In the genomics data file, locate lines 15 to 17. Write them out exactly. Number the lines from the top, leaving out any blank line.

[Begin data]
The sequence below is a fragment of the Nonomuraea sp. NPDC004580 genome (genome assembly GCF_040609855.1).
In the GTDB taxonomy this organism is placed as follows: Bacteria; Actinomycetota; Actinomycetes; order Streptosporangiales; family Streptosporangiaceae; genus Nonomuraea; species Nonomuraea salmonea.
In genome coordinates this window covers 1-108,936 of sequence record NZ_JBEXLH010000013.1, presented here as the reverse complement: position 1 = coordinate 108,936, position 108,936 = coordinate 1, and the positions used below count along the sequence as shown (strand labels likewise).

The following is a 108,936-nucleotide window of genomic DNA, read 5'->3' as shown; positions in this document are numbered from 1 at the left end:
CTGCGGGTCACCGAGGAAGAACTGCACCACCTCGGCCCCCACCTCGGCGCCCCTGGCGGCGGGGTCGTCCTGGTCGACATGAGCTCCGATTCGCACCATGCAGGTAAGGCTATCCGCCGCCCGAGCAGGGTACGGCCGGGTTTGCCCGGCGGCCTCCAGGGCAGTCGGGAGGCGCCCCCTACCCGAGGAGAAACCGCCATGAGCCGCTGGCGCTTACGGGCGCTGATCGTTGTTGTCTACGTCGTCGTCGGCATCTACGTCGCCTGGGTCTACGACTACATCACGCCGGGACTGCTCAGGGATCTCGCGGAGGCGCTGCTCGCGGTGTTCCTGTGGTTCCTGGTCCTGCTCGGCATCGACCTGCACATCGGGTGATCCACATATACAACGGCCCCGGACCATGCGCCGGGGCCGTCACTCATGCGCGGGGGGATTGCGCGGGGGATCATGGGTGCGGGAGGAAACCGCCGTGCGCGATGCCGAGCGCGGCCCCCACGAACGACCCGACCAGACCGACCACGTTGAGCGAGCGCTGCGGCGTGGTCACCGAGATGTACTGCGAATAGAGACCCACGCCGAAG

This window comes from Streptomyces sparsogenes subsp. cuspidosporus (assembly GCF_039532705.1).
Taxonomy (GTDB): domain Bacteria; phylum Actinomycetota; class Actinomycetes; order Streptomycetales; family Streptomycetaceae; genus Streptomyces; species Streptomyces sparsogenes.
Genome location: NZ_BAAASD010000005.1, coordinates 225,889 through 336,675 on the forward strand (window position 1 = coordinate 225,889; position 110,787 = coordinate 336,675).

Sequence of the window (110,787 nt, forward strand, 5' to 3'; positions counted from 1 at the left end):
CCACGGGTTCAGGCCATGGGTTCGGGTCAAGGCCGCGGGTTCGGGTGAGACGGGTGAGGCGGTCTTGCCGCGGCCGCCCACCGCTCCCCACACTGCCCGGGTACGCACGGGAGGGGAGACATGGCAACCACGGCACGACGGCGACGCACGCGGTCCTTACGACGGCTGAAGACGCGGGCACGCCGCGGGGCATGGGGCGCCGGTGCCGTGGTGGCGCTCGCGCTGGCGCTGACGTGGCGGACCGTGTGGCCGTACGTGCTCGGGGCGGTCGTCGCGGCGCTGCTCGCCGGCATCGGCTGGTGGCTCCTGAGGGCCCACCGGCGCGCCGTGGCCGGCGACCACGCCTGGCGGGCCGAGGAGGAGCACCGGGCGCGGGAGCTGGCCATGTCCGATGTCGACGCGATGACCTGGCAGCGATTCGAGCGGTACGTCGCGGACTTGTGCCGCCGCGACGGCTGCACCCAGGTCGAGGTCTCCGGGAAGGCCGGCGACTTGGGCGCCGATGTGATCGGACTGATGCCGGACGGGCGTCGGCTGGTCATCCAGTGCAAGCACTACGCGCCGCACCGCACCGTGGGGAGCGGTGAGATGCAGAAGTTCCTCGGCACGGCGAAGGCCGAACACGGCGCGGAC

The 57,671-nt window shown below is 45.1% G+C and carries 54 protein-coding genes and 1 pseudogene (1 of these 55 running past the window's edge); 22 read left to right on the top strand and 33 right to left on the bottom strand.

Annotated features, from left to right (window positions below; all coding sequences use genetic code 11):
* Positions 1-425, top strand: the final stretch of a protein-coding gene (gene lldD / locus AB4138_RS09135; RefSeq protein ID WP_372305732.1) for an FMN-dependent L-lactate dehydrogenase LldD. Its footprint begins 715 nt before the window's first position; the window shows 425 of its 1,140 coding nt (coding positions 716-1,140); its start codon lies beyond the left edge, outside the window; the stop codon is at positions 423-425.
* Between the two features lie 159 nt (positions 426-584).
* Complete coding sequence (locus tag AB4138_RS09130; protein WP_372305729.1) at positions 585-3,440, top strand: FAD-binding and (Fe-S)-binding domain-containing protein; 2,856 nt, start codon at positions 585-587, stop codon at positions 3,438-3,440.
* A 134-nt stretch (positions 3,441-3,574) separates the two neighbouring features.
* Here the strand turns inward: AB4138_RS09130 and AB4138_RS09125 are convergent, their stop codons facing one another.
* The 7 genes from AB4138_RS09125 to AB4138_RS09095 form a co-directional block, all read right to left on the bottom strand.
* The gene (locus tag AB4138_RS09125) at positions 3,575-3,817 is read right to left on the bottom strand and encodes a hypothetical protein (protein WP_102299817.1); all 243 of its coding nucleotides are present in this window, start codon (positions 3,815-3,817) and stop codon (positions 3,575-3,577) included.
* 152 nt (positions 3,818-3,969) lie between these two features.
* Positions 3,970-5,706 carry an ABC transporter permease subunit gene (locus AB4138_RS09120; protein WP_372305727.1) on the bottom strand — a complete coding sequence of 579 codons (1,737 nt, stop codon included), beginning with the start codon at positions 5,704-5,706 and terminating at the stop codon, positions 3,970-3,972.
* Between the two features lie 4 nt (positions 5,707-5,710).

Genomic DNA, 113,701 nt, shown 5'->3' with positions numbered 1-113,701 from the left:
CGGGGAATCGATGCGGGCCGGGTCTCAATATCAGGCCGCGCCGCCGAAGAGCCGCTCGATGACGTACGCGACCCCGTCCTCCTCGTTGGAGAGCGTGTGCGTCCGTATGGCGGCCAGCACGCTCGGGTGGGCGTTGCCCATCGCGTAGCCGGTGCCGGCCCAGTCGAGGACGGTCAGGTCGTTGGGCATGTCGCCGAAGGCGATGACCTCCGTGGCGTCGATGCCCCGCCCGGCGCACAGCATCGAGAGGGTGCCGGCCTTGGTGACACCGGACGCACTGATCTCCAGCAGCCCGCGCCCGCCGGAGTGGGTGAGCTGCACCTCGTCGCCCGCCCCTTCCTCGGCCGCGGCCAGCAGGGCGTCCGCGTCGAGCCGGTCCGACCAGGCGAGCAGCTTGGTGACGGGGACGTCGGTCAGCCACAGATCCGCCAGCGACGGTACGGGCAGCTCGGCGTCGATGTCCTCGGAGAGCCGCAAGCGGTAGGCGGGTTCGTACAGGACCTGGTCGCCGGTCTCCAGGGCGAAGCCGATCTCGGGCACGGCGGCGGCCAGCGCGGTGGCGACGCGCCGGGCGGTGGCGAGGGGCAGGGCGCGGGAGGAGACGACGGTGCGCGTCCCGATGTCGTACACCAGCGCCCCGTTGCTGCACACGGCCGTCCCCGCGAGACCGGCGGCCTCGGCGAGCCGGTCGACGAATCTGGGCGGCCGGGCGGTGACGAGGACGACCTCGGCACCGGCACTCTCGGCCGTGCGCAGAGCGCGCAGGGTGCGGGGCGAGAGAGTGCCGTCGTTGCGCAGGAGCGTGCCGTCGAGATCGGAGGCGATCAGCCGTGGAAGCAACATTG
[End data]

* Complete coding sequence (locus tag AB4138_RS09130; protein WP_372305729.1) at positions 585-3,440, top strand: FAD-binding and (Fe-S)-binding domain-containing protein; 2,856 nt, start codon at positions 585-587, stop codon at positions 3,438-3,440.
* A 134-nt stretch (positions 3,441-3,574) separates the two neighbouring features.
* Here the strand turns inward: AB4138_RS09130 and AB4138_RS09125 are convergent, their stop codons facing one another.